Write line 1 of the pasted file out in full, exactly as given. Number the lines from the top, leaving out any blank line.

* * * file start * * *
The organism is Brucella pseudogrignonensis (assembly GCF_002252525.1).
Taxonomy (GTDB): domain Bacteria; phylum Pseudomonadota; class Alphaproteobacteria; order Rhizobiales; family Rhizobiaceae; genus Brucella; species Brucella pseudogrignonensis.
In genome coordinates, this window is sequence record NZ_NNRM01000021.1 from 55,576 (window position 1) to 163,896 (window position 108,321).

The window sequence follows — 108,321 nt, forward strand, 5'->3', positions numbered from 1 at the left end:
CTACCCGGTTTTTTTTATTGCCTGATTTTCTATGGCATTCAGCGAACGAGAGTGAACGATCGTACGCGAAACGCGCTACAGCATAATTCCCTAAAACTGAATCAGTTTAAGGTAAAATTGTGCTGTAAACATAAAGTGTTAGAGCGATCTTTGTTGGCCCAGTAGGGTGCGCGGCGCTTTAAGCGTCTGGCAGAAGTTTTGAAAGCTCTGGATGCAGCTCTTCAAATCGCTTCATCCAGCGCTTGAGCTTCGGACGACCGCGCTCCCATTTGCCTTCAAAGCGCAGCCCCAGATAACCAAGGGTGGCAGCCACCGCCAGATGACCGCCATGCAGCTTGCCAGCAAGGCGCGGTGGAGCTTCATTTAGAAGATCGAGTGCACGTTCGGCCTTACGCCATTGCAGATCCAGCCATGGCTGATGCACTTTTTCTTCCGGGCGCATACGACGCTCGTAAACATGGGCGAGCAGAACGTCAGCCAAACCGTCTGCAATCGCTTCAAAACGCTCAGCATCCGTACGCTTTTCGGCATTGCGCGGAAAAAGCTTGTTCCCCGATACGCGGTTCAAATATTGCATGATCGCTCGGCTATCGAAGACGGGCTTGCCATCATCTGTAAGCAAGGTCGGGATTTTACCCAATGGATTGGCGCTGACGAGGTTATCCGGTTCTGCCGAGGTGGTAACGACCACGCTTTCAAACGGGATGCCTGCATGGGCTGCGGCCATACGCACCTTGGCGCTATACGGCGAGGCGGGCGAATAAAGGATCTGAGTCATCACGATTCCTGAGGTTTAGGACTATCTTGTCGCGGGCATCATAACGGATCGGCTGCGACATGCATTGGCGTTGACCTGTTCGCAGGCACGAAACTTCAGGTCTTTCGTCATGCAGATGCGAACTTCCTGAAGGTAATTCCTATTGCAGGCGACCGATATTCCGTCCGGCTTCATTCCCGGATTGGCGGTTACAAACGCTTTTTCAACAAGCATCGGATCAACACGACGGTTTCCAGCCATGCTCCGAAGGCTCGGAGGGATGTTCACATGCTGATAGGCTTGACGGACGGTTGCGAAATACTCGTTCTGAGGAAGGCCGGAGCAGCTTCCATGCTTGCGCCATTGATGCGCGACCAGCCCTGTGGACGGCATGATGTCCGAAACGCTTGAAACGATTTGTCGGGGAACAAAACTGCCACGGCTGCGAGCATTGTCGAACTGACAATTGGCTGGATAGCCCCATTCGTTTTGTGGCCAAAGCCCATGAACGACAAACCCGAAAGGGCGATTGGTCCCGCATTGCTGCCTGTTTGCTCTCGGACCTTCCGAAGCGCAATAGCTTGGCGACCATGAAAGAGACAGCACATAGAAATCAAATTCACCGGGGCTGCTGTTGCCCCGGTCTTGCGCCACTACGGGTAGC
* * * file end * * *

The organism is Brucella pseudogrignonensis (assembly GCF_002252525.1).